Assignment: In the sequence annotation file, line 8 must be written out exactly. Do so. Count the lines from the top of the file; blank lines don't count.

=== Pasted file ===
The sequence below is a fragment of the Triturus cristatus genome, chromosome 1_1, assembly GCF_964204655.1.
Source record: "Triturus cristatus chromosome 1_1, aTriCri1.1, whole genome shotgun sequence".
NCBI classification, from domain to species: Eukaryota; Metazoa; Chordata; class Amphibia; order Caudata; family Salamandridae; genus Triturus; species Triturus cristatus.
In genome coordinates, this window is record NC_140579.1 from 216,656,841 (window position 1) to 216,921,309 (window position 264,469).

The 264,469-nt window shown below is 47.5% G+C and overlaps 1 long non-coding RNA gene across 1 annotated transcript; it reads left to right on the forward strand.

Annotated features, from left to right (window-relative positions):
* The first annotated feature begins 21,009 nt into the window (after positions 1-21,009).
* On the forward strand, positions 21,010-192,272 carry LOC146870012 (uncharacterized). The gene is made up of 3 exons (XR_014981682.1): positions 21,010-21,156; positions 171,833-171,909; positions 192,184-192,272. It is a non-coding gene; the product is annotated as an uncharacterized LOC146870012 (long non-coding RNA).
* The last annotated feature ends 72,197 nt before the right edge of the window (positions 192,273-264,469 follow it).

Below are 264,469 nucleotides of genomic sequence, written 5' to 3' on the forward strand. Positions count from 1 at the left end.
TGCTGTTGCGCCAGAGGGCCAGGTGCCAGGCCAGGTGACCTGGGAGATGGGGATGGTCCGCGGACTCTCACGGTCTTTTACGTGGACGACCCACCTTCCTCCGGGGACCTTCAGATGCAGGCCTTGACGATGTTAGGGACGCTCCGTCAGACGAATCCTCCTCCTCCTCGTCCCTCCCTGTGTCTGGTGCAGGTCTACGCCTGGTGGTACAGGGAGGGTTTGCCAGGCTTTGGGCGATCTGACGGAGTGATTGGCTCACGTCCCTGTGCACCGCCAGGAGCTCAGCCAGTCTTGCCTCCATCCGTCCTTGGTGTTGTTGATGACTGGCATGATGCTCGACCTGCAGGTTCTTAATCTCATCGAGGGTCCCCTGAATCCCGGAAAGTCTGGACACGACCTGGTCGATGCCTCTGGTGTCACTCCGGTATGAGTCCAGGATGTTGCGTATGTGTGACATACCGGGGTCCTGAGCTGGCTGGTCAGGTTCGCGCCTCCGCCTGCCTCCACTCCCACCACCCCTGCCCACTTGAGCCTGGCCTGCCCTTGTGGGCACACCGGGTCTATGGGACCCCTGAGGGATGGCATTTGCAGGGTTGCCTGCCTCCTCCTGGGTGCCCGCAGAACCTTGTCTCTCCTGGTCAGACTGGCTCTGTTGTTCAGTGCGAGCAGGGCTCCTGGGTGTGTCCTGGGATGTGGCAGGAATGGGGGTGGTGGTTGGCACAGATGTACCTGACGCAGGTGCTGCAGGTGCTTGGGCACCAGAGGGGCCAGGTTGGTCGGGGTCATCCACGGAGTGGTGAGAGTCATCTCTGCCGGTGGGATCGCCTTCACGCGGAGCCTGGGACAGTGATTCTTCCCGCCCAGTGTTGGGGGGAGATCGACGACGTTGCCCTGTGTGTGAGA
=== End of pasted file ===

* On the forward strand, positions 21,010-192,272 carry LOC146870012 (uncharacterized). The gene is made up of 3 exons (XR_014981682.1): positions 21,010-21,156; positions 171,833-171,909; positions 192,184-192,272. It is a non-coding gene; the product is annotated as an uncharacterized LOC146870012 (long non-coding RNA).